How To Attract Robins to Your Backyard
There is probably no bird better associated with spring than the American Robin. This songbird can be found throughout North America. In fact, the robin is the official bird of three states – Connecticut, Michigan, and Wisconsin.
Robins are members of the thrush family and can fly for up to 3,000 miles as part of their annual Spring migration, although many travel less and some are stationary. With their gray and orange coloring and their boisterous nature, these are often beloved backyard birds. If you are hoping to attract more robins to your backyard this year, keep in mind the following tips.
Add Water Features
Having a bird bath or other water features is a perfect way to get robins to discover your yard. Once robins realize you have a reliable food source, they will continue to come. However, getting them to visit for the first time is much easier if you offer bird baths, which they are drawn to. Water features that move and make noise can be more effective in drawing attention. You may even notice robins dipping nest materials into the water as they build nests nearby.
Of course, those hoping to provide a winter habitat for these feathered friends will want to invest in a heated bird bath. This will provide a reliable source of water even during the heart of winter when natural sources of water may freeze over.
Understand Their Preferred Diet
When we think of birds, we tend to think of birdseed. After all, birdseed is a favorite of many different species. However, not all birds devour seeds. Robins are one species that aren’t interested in them. However, robins do have a fairly varied diet, meaning you have many options for food offerings that will attract these critters.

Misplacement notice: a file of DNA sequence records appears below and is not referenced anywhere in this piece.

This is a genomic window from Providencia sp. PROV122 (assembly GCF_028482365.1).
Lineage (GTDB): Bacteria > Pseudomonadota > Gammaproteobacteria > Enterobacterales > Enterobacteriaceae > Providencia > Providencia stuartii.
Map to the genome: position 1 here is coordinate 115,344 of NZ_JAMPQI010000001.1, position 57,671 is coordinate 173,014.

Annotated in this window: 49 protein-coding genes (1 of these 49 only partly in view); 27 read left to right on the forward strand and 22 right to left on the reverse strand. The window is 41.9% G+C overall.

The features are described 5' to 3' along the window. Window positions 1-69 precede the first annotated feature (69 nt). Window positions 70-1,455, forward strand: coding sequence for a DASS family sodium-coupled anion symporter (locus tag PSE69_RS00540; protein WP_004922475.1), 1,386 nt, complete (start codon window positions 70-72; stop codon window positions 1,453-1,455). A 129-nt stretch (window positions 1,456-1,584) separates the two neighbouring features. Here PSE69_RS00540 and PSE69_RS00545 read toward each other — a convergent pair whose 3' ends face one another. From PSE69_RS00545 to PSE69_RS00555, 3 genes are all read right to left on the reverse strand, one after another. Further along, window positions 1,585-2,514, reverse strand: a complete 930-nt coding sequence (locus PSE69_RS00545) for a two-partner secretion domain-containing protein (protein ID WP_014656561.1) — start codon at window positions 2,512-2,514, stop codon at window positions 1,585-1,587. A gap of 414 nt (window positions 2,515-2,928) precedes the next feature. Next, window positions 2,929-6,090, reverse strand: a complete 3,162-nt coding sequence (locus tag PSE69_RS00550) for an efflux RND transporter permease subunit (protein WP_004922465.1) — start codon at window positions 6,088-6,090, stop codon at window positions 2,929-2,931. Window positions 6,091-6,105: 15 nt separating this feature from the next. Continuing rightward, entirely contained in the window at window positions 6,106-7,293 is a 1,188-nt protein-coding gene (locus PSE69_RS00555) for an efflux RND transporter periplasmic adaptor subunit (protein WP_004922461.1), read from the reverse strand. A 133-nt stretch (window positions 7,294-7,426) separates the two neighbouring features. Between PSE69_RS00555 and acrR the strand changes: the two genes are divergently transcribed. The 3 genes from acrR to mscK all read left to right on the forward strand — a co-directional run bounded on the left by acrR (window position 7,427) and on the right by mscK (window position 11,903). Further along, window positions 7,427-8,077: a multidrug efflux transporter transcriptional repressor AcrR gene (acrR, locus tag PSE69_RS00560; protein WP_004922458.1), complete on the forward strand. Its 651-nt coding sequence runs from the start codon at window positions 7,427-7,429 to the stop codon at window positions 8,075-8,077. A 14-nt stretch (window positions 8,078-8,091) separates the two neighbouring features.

You probably have seen photos of robins hunting worms. They are a favorite treat. Thus, offering some mealworms is a great way to get them to frequent your backyard. These birds also enjoy grape jelly, suet, raisins, apple slices, and other types of fruit. Of course, you’ll find them eating insects and other things as well. Thus, a jelly feeder or a combo mealworm and suet feeder are great choices.
Offer Winter Food Too
Not all robins are migratory. In fact, some will stay put during the winter and feast on berries from different trees and plants. If you hope to attract some robins during the winter, planting trees that bear winter fruit like dogwood, thimbleberry, and hawthorn are great ideas. This can provide robins with a reliable food source at a time when food is scarcer.
It’s often good to plant these trees on the edges of your yard, leaving an open area in between as robins will pilfer berries from trees but hunt in open spaces. Another great idea for encouraging robins to dine in your yard is to keep a number of small piles of leaves. These are natural habitats for insects and other things robins love to eat. You’ll see robins hopping around your yard looking for snacks.
Carefully Consider Feeder Placement
Robins, in general, aren’t very big on dining from feeders. This is because they tend to hunt on the ground or eat berries from trees. However, you can attract them to your feeders by paying special attention to feeder placement. You want to place feeders in a way that will encourage robins to discover them.
The best way to do this is to place feeders close to areas where robins will naturally visit. Specifically, placing a feeder next to berry-producing trees or a bird bath will help encourage them to dine from the food you provide. Tray feeders with mealworms or fruit next to these sources are great ideas. You’ll likely have more luck with this tactic in the warmer months. During cold months, robins are more nomadic, in search of berries.
Trust Birdertown for All Your Robin Needs
Whether you want to add a heated bird bath to your yard or stock up on some mealworms, Birdertown is the place where shopping is for the birds! You can find all of your robin needs here at our convenient online store.